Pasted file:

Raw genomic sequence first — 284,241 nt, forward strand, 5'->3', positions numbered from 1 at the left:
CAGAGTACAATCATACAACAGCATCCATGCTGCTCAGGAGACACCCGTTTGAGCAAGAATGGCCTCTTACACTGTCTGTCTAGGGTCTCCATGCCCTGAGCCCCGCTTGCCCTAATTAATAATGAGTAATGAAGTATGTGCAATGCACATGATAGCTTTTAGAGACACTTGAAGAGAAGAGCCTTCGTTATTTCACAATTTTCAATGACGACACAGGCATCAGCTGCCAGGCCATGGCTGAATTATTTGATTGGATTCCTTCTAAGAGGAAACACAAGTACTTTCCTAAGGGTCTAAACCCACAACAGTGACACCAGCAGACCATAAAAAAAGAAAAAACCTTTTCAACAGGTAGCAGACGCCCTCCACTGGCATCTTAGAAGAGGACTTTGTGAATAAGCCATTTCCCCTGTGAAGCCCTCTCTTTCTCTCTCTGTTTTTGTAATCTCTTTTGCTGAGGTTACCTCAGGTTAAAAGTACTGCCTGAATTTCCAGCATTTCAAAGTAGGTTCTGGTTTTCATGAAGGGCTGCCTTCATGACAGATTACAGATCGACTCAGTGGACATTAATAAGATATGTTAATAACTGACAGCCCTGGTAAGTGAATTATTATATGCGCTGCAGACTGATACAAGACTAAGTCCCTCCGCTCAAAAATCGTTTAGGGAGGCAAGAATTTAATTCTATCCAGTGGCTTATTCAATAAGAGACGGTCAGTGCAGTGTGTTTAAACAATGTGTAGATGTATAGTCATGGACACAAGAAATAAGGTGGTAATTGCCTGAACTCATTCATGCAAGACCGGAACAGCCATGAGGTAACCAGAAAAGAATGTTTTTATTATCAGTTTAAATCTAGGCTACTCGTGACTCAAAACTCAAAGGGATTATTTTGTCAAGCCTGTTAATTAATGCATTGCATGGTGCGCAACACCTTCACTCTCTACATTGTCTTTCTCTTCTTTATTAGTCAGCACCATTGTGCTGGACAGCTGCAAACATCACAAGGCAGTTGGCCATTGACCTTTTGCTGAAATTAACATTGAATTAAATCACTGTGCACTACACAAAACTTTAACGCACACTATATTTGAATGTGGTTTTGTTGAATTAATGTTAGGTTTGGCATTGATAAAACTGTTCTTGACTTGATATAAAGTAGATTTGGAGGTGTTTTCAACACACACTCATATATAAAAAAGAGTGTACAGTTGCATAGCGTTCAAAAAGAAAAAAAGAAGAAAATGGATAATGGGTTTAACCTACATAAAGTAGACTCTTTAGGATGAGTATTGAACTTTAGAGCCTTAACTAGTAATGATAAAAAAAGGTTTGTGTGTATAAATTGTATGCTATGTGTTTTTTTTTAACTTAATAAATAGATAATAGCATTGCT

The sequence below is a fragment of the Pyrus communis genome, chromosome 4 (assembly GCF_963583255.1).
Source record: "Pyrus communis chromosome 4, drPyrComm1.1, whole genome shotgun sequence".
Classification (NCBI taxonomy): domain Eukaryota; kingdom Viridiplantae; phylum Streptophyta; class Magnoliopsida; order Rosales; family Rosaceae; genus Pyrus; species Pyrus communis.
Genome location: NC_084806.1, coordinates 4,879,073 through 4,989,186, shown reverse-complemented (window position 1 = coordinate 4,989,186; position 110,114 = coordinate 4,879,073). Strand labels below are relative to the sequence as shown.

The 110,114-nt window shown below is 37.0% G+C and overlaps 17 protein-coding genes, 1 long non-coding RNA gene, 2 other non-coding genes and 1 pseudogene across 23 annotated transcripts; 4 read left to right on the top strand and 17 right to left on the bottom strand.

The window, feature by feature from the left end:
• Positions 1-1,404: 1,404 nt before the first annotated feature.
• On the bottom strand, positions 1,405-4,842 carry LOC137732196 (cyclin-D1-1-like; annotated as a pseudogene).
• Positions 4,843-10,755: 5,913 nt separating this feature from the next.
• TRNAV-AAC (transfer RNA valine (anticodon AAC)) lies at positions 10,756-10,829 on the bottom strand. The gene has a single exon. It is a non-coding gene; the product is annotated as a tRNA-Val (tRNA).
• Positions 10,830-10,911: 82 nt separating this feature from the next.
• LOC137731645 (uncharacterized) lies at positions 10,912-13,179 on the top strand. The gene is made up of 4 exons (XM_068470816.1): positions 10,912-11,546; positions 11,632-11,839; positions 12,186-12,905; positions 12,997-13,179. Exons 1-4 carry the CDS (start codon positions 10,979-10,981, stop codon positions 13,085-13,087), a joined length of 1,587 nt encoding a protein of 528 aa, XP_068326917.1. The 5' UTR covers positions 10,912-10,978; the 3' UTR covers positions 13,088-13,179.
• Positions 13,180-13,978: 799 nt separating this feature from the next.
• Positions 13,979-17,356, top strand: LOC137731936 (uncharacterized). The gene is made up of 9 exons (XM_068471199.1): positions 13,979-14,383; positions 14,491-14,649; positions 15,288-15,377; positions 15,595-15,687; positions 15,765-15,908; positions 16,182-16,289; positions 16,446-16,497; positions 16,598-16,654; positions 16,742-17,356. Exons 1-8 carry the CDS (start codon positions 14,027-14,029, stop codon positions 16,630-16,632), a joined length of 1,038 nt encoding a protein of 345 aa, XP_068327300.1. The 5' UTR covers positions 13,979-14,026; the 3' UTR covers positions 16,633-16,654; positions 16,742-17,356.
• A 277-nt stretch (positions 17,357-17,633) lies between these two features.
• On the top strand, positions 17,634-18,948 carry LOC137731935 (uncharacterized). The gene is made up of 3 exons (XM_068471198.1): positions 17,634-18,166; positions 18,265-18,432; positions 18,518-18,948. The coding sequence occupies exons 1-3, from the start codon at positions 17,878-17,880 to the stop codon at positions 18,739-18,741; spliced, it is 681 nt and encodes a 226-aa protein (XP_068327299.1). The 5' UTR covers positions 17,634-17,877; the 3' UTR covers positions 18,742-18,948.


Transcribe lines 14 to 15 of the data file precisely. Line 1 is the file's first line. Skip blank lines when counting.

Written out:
• LOC137731645 (uncharacterized) lies at positions 10,912-13,179 on the top strand. The gene is made up of 4 exons (XM_068470816.1): positions 10,912-11,546; positions 11,632-11,839; positions 12,186-12,905; positions 12,997-13,179. Exons 1-4 carry the CDS (start codon positions 10,979-10,981, stop codon positions 13,085-13,087), a joined length of 1,587 nt encoding a protein of 528 aa, XP_068326917.1. The 5' UTR covers positions 10,912-10,978; the 3' UTR covers positions 13,088-13,179.
• Positions 13,180-13,978: 799 nt separating this feature from the next.